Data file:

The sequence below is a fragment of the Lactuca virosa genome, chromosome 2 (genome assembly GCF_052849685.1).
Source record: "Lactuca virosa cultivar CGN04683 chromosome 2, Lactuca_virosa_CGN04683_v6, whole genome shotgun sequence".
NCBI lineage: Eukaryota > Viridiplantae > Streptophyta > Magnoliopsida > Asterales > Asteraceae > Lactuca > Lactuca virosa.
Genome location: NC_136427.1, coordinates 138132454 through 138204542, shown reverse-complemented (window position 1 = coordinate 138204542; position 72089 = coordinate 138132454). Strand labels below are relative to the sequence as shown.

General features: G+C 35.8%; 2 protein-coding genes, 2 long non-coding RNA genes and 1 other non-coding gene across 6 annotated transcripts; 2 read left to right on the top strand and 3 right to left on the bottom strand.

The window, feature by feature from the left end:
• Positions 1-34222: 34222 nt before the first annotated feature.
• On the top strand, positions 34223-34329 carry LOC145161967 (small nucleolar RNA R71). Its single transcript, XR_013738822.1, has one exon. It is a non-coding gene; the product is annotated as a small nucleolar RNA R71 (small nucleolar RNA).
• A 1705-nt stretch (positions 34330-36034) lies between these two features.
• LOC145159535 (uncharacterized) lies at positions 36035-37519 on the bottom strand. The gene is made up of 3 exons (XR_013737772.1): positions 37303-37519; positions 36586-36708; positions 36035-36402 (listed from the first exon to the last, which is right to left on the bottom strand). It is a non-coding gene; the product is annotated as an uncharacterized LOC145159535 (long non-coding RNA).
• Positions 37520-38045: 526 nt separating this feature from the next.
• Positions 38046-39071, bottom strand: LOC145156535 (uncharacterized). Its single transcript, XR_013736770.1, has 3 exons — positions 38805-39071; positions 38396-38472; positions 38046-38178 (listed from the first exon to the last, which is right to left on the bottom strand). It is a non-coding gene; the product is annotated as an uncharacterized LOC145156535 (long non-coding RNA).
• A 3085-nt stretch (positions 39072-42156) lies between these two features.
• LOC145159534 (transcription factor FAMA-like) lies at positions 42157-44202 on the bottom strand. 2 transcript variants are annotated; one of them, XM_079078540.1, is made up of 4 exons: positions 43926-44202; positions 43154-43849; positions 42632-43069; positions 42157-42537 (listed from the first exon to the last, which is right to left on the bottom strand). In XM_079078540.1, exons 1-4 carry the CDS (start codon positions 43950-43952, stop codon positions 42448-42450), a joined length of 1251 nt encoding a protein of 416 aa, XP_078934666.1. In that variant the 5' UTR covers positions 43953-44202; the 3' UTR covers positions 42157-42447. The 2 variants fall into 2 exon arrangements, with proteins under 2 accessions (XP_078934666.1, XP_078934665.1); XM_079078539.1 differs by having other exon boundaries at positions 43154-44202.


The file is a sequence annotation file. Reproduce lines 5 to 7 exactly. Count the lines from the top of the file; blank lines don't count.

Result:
General features: G+C 35.8%; 2 protein-coding genes, 2 long non-coding RNA genes and 1 other non-coding gene across 6 annotated transcripts; 2 read left to right on the top strand and 3 right to left on the bottom strand.

The window, feature by feature from the left end:
• Positions 1-34222: 34222 nt before the first annotated feature.